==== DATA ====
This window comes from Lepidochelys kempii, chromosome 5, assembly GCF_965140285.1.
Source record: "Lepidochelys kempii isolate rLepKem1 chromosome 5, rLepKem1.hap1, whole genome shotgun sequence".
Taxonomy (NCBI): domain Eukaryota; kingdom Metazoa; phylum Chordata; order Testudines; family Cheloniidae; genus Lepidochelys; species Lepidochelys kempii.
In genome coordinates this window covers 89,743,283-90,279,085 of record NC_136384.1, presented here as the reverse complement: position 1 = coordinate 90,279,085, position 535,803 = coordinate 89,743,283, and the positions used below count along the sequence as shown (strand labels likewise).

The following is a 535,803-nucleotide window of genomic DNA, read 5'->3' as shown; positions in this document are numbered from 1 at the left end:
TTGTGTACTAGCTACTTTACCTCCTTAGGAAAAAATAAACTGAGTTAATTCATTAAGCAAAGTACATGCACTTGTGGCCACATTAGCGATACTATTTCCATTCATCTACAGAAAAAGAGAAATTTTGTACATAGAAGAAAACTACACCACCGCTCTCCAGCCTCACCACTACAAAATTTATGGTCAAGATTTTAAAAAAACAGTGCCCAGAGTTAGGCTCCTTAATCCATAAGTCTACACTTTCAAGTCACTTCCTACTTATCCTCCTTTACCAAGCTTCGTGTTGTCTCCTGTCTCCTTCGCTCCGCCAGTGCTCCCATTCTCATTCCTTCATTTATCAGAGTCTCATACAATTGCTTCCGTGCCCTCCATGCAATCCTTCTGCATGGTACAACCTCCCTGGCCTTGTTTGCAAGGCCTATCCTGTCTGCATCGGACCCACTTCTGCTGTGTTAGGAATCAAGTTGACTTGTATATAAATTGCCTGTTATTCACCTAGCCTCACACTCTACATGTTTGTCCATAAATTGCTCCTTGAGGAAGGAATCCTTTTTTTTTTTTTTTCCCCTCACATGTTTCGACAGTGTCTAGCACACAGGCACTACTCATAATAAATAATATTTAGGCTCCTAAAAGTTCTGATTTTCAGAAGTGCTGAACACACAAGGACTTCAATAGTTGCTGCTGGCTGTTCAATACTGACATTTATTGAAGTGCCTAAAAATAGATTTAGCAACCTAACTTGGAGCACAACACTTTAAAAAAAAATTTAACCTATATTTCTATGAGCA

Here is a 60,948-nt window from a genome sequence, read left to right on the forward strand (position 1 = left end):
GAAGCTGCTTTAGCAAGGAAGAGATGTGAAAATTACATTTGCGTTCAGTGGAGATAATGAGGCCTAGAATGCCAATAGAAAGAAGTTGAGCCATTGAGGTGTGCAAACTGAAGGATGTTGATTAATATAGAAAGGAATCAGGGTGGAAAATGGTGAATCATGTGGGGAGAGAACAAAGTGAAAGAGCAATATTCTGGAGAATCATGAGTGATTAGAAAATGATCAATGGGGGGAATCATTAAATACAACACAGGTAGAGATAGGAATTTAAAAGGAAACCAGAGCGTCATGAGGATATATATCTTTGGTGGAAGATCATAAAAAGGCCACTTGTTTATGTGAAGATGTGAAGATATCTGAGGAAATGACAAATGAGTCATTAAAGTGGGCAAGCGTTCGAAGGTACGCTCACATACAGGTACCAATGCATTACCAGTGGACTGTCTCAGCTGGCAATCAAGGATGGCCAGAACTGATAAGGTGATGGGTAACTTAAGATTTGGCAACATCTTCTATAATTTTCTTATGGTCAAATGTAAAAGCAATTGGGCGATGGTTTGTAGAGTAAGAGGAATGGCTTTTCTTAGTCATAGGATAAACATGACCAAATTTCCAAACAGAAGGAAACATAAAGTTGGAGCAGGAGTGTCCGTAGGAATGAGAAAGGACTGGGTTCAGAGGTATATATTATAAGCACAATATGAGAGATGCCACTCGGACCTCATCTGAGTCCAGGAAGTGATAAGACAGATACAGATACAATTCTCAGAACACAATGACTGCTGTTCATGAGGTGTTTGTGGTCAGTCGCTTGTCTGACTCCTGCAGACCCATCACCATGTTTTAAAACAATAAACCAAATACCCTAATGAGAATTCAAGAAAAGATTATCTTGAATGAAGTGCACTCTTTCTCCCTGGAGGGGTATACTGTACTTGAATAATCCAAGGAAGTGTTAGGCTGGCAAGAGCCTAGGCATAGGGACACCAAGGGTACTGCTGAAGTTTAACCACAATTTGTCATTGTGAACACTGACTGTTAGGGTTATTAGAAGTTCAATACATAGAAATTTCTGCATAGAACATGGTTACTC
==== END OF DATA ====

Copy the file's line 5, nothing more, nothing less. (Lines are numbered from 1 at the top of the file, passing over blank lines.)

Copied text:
The following is a 535,803-nucleotide window of genomic DNA, read 5'->3' as shown; positions in this document are numbered from 1 at the left end: